What Michigan State team plays on a field, tackle opposing players with the ball, and currently undefeated in BIG Ten play?
If you guessed the football team, you’re wrong. Well technically you’re right, but in this instance at least, you’re wrong. The rugby team is the correct answer here.
The MSU Men’s Rugby Football Club team is now 3-0 on the season after a dominant 26-0 win over Michigan last Friday in Ann Arbor.
Although the team has a completely new coaching staff from last year, Mike Gieselman, team captain and vice president said this year’s squad is the strongest in the four years he has played with the club. Gieselman credits the team’s success to their stellar cohesion and conditioning.
“I think a lot of it has to do with team chemistry, and also we’re just insanely fit,” Gieselman said.
“Our coach runs us into the ground everyday, but it really pays off,” he added. “A lot of our victories have come from us just being fitter than the other team.”
Team President Michael Nyland said the fitness and conditioning element of the sport is what mainly drove him to continue to play rugby in college after doing so in high school.
“In football you have a lot of contact but there’s always a break after everything,” Nyland said. “Rugby is like soccer, it’s just like a continuous game, and I think that’s just the best of both worlds for me.”
Football and soccer aren’t the only sports that share similarities with rugby. While it might not be as obvious to a casual fan, Gieselman said rugby also draws comparisons from other sports such as basketball and even wrestling, due to the similar techniques and game plans that are implemented.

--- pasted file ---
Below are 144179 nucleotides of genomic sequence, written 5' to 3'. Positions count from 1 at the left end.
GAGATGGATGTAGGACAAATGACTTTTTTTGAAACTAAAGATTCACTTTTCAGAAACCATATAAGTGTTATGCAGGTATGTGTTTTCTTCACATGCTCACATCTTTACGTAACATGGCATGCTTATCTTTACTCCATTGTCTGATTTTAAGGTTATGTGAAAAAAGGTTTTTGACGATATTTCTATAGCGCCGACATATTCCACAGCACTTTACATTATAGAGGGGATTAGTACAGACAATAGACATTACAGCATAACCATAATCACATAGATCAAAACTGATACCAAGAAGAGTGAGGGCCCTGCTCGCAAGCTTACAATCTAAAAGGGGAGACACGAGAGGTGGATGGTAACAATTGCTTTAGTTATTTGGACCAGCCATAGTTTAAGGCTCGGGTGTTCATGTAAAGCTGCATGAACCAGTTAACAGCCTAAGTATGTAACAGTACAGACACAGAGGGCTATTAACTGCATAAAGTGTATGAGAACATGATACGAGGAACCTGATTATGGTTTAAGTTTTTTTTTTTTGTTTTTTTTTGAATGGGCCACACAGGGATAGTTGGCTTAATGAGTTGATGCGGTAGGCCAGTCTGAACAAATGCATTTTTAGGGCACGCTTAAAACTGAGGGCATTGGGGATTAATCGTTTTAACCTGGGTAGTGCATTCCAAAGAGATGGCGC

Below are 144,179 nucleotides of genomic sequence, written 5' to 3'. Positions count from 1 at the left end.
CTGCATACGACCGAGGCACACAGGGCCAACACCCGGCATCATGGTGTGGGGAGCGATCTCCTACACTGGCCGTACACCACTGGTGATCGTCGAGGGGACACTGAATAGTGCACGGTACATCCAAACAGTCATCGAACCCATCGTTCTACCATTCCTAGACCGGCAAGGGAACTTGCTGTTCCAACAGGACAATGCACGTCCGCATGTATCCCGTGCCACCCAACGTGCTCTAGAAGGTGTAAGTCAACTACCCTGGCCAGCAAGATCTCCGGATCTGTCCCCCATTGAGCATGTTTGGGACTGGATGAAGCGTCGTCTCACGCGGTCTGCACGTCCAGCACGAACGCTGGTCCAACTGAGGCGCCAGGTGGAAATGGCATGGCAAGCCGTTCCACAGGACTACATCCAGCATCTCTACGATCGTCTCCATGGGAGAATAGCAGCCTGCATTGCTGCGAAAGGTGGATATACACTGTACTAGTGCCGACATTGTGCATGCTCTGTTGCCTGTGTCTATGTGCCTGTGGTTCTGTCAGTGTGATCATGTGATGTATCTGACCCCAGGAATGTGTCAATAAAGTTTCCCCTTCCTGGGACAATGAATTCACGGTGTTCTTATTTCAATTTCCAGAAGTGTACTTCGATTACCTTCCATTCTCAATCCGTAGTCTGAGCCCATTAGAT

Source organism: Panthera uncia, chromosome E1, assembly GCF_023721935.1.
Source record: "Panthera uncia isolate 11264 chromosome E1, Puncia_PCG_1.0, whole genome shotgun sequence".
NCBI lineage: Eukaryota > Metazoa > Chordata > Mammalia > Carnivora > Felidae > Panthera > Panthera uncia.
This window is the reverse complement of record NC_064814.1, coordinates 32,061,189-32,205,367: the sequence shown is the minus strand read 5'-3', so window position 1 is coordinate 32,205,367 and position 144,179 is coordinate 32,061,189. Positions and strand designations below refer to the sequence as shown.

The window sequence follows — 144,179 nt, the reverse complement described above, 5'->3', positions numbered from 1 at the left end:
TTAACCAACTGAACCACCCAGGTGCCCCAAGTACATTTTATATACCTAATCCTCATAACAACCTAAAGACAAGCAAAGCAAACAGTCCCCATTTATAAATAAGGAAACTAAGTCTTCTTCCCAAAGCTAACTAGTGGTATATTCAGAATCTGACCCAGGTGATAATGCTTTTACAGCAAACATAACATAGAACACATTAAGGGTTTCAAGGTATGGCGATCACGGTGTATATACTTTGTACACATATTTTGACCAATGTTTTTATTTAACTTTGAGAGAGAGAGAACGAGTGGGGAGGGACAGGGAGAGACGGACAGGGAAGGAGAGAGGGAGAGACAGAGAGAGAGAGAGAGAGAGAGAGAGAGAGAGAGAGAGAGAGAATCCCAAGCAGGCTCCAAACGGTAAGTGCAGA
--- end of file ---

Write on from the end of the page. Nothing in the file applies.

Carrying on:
“A lot of the defensive schemes and the way that we run our offense are kind of like the strategies similar to basketball,” Gieselman said. “Even wrestling comes in because tackles are more like double leg takedowns rather than bull rushing through someone.”
But for obvious reasons, like running with a ball and tackling, rugby draws the strongest comparisons to football. One key difference between the two sports, however, is that in rugby players don’t use helmets.
Considering that rugby involves players colliding with each other, this no helmet rule might give you the impression that it’s more dangerous than football. But that’s not quite the case.
Nyland said that although not wearing a helmet in rugby might make the sport seem more threatening in comparison to football, it’s what makes the game safer.
“If I have a helmet on and pads, I’m more likely to just dive at a guy and throw my body at them; where as in rugby there is much more technique involved,” Nyland said.
MSU Men’s Rugby competes at the Division 1A level, the highest level of USA collegiate rugby; and has recorded blowout wins over Minnesota and Illinois this season.
Their full seasons are broken up into a fall season called Fall 15’s, where there are 15 players on each side and 80 minute games are played; and a spring season called Spring 7’s, where there are seven players on each side and the team participates in tournaments consisting of shorter games with only seven minute halves.
Gieselman said being a part of the rugby team has had a huge impact on his social life at MSU, as he has been able to establish close relationships with his teammates over the years.
“I really like the whole team aspect of it,” Gieselman said. “Nothing compares to finding that group that you know you fit in with, and forming those relationships and having those friendships.”